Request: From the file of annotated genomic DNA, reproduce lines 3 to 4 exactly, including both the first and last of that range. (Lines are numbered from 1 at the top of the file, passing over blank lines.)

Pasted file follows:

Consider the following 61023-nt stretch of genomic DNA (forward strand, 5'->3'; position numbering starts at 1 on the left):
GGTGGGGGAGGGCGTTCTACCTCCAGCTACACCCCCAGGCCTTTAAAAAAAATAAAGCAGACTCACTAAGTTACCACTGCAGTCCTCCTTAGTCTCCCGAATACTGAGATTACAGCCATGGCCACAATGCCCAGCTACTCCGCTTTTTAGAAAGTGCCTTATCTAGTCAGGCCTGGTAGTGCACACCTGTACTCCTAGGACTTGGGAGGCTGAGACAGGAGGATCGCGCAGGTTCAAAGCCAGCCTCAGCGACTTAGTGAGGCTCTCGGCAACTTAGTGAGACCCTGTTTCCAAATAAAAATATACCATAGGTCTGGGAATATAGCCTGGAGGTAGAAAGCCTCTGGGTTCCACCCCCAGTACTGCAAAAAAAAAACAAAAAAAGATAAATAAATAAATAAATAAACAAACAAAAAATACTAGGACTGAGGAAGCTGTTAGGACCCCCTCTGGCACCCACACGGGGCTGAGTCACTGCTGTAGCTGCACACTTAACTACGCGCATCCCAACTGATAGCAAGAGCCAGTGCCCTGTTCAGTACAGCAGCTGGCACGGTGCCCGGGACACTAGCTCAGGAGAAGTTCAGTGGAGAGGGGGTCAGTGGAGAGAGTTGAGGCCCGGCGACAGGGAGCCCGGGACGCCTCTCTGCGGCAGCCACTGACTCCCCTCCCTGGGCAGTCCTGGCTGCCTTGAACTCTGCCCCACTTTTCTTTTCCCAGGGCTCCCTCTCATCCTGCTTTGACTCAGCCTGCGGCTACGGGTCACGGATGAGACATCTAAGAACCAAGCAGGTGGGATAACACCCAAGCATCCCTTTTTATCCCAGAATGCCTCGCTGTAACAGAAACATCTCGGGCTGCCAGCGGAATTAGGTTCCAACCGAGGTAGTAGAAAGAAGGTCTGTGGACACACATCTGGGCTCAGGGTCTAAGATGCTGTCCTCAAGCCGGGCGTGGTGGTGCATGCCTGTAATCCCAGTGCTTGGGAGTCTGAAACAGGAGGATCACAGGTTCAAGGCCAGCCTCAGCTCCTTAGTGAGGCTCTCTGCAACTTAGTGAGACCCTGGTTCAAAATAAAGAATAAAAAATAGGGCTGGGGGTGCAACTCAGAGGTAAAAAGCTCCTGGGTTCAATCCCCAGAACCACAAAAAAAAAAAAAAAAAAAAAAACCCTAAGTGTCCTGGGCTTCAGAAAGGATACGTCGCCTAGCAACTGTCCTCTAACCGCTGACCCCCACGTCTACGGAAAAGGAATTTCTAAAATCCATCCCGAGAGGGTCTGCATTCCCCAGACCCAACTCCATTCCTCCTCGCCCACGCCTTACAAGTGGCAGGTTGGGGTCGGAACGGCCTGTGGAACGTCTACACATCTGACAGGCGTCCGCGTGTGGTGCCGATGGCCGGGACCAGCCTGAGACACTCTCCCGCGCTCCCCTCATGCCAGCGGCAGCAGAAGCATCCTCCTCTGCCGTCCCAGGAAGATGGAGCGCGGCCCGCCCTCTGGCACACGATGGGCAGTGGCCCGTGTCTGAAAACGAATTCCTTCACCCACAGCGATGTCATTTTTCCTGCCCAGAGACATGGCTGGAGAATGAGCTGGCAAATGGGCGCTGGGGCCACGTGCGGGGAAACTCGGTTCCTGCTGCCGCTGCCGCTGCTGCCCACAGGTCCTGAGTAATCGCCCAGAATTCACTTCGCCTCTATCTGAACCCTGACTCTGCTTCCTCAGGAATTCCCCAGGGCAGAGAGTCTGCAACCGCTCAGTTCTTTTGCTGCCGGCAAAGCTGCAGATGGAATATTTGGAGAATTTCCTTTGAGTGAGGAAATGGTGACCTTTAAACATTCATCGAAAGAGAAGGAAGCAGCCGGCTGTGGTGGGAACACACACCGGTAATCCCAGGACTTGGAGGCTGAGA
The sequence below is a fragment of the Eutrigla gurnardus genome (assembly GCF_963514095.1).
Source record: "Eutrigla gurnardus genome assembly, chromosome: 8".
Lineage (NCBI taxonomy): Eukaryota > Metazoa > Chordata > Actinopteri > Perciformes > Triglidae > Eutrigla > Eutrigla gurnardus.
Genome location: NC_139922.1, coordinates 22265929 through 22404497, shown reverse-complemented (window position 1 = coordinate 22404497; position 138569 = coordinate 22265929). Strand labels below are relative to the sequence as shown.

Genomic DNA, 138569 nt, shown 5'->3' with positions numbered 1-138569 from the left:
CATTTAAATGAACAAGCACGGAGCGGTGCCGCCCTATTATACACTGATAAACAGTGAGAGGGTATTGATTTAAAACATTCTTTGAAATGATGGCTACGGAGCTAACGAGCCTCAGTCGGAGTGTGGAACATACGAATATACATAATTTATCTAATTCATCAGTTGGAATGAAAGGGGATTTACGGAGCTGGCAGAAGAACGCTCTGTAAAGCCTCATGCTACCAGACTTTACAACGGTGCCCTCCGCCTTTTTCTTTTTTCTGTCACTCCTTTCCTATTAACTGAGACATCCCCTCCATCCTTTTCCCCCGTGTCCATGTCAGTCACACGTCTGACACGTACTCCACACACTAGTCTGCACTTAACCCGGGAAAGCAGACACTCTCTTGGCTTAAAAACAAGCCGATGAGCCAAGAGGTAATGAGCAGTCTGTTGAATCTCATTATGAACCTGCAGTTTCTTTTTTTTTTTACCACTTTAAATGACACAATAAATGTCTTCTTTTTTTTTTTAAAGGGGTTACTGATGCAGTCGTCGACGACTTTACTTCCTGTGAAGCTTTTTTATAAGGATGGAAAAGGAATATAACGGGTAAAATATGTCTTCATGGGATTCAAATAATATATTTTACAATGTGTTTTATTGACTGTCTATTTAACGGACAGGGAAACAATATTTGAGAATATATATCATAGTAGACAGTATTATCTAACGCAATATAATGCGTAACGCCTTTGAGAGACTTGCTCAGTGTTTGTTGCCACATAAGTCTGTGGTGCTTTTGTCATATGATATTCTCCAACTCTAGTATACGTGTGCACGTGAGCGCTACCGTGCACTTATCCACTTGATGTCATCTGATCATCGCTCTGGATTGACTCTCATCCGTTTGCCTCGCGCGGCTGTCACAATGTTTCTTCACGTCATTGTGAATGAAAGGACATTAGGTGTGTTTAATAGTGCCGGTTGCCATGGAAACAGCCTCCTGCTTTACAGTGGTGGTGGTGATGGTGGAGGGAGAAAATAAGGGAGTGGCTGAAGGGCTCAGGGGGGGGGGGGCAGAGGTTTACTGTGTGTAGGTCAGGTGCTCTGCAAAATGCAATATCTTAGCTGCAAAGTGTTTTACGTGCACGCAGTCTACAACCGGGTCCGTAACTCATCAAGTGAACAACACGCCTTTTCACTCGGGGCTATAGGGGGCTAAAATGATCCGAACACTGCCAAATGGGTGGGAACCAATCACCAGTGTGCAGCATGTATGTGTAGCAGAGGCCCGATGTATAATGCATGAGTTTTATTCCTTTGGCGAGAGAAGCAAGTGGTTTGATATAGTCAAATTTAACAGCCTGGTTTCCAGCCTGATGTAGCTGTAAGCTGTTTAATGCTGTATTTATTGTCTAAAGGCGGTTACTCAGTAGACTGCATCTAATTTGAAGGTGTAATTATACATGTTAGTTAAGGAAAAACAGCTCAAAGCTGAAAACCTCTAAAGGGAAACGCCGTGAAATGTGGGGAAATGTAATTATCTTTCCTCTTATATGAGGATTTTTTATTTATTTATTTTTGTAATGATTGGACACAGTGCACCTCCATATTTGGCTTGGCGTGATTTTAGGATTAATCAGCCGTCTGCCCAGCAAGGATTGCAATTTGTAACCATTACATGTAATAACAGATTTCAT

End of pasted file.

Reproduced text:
The sequence below is a fragment of the Eutrigla gurnardus genome (assembly GCF_963514095.1).
Source record: "Eutrigla gurnardus genome assembly, chromosome: 8".